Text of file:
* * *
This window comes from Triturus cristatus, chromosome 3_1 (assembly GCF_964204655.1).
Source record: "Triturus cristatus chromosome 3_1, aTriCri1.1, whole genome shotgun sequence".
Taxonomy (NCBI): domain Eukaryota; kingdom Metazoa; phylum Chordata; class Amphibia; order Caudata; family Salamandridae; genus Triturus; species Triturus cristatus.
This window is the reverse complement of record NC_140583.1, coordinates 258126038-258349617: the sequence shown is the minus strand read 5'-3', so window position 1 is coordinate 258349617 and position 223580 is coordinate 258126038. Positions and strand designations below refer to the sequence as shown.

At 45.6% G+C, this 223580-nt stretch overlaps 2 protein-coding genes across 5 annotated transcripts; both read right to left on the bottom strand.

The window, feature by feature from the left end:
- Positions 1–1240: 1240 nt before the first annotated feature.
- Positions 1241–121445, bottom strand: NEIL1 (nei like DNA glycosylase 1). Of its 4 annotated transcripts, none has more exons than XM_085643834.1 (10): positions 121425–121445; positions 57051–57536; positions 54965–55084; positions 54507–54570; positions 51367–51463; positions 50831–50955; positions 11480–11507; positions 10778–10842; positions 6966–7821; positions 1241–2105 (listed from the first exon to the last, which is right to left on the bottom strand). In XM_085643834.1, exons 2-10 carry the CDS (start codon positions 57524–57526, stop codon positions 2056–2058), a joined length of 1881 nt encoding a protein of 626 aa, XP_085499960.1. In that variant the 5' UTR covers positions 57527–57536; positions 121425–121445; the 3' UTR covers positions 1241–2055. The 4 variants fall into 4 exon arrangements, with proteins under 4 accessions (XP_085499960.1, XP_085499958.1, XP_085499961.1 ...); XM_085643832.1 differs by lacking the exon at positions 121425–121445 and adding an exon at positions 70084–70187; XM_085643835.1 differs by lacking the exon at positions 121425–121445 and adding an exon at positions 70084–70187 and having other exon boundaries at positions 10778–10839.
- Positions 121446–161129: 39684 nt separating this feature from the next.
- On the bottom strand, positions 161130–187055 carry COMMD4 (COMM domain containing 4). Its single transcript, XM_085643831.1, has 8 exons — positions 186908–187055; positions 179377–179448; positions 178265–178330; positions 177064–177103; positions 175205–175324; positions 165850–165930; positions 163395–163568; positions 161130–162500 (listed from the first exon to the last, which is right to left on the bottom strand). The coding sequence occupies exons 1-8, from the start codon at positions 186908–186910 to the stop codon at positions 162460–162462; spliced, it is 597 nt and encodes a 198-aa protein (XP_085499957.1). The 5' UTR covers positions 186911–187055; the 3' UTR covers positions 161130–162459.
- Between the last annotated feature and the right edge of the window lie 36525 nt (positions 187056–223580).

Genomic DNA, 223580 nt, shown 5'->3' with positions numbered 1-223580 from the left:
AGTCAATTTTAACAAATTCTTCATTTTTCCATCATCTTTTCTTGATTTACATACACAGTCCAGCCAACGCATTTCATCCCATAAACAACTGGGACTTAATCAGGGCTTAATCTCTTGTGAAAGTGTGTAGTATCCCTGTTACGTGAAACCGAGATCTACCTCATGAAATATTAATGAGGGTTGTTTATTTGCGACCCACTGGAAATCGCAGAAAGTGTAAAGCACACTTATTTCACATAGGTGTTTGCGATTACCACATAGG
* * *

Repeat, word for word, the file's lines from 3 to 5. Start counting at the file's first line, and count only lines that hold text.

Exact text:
Taxonomy (NCBI): domain Eukaryota; kingdom Metazoa; phylum Chordata; class Amphibia; order Caudata; family Salamandridae; genus Triturus; species Triturus cristatus.
This window is the reverse complement of record NC_140583.1, coordinates 258126038-258349617: the sequence shown is the minus strand read 5'-3', so window position 1 is coordinate 258349617 and position 223580 is coordinate 258126038. Positions and strand designations below refer to the sequence as shown.

At 45.6% G+C, this 223580-nt stretch overlaps 2 protein-coding genes across 5 annotated transcripts; both read right to left on the bottom strand.